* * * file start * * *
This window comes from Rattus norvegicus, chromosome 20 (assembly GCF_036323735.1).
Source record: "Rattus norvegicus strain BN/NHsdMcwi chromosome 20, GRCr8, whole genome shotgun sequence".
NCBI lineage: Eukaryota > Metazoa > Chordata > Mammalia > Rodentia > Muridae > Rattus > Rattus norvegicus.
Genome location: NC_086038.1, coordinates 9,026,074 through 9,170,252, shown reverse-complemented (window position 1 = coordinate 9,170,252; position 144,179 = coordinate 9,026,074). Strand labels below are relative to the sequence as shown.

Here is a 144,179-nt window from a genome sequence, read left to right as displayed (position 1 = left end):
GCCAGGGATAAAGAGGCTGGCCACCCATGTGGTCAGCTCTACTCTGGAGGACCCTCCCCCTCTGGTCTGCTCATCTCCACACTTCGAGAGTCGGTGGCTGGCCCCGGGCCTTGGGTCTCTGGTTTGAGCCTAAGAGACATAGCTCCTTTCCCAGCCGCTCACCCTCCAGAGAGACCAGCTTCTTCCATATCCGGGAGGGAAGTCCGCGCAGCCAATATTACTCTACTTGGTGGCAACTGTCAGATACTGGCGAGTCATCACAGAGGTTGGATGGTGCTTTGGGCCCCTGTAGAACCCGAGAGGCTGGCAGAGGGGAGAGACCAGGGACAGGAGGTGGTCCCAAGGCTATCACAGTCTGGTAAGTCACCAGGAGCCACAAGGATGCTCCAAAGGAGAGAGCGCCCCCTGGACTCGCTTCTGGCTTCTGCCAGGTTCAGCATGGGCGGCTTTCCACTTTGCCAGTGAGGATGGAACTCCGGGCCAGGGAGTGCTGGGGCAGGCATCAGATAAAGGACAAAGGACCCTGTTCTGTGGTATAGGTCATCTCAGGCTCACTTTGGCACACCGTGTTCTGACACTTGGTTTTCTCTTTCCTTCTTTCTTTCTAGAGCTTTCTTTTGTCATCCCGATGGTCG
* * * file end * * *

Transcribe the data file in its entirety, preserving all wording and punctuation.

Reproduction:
This window comes from Rattus norvegicus, chromosome 20 (assembly GCF_036323735.1).
Source record: "Rattus norvegicus strain BN/NHsdMcwi chromosome 20, GRCr8, whole genome shotgun sequence".
NCBI lineage: Eukaryota > Metazoa > Chordata > Mammalia > Rodentia > Muridae > Rattus > Rattus norvegicus.
Genome location: NC_086038.1, coordinates 9,026,074 through 9,170,252, shown reverse-complemented (window position 1 = coordinate 9,170,252; position 144,179 = coordinate 9,026,074). Strand labels below are relative to the sequence as shown.

Here is a 144,179-nt window from a genome sequence, read left to right as displayed (position 1 = left end):
GCCAGGGATAAAGAGGCTGGCCACCCATGTGGTCAGCTCTACTCTGGAGGACCCTCCCCCTCTGGTCTGCTCATCTCCACACTTCGAGAGTCGGTGGCTGGCCCCGGGCCTTGGGTCTCTGGTTTGAGCCTAAGAGACATAGCTCCTTTCCCAGCCGCTCACCCTCCAGAGAGACCAGCTTCTTCCATATCCGGGAGGGAAGTCCGCGCAGCCAATATTACTCTACTTGGTGGCAACTGTCAGATACTGGCGAGTCATCACAGAGGTTGGATGGTGCTTTGGGCCCCTGTAGAACCCGAGAGGCTGGCAGAGGGGAGAGACCAGGGACAGGAGGTGGTCCCAAGGCTATCACAGTCTGGTAAGTCACCAGGAGCCACAAGGATGCTCCAAAGGAGAGAGCGCCCCCTGGACTCGCTTCTGGCTTCTGCCAGGTTCAGCATGGGCGGCTTTCCACTTTGCCAGTGAGGATGGAACTCCGGGCCAGGGAGTGCTGGGGCAGGCATCAGATAAAGGACAAAGGACCCTGTTCTGTGGTATAGGTCATCTCAGGCTCACTTTGGCACACCGTGTTCTGACACTTGGTTTTCTCTTTCCTTCTTTCTTTCTAGAGCTTTCTTTTGTCATCCCGATGGTCG